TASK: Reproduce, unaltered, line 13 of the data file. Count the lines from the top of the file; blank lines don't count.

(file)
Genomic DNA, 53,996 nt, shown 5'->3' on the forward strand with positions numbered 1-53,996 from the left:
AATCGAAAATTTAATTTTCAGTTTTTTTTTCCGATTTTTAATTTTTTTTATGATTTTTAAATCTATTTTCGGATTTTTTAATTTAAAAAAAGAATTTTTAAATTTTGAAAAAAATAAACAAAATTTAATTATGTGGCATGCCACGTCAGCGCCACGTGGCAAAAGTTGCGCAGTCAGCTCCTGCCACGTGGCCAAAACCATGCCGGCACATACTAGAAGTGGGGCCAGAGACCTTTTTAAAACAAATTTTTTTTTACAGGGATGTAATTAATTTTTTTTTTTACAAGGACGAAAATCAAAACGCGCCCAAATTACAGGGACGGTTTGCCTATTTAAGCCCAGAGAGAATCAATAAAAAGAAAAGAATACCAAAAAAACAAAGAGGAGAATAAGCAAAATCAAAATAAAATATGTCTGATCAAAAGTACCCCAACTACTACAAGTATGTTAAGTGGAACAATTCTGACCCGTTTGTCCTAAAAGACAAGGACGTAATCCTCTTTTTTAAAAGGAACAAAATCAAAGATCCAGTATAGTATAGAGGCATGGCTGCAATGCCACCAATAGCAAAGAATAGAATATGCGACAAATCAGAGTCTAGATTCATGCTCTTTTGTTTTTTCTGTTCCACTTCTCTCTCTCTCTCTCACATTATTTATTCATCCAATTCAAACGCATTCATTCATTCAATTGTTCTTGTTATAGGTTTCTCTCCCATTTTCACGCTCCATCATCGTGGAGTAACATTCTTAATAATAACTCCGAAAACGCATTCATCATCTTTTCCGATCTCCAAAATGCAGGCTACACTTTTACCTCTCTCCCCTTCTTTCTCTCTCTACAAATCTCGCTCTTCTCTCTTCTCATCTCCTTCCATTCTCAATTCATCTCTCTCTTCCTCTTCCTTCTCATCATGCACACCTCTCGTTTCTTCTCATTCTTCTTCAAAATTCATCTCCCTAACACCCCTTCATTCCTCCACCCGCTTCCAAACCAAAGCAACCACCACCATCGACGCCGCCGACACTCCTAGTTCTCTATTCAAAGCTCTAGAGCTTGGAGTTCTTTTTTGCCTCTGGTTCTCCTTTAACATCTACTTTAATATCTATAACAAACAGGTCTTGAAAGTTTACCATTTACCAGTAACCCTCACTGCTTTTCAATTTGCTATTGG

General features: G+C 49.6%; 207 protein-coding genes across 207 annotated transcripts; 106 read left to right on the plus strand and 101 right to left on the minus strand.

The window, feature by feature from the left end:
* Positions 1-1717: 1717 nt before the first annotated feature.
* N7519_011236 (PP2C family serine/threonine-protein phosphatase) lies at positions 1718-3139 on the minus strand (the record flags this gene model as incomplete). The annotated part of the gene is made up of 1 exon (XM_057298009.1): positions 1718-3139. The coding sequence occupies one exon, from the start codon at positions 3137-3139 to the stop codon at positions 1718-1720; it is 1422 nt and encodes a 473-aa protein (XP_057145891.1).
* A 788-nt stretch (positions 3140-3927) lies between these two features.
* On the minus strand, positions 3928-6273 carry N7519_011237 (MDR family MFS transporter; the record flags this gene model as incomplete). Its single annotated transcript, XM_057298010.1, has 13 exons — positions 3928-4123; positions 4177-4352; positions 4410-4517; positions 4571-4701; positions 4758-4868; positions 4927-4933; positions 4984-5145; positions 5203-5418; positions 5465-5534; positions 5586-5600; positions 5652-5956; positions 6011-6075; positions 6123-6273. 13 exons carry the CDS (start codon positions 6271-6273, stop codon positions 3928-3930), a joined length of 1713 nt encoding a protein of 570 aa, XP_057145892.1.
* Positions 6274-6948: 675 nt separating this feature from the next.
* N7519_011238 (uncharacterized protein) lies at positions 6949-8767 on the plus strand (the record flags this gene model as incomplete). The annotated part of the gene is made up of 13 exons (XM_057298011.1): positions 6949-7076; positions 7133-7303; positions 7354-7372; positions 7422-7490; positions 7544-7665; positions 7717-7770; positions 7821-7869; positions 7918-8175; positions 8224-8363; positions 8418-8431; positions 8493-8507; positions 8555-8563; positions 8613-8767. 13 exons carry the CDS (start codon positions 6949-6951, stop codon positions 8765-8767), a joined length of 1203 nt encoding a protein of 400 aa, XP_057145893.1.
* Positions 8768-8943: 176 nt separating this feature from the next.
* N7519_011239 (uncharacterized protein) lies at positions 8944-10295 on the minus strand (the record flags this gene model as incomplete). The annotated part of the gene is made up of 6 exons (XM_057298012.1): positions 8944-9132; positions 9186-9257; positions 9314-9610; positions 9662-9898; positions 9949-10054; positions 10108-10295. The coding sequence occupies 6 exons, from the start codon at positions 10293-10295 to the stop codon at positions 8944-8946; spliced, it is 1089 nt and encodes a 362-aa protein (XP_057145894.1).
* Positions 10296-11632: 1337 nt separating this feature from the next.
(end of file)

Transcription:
* Positions 10296-11632: 1337 nt separating this feature from the next.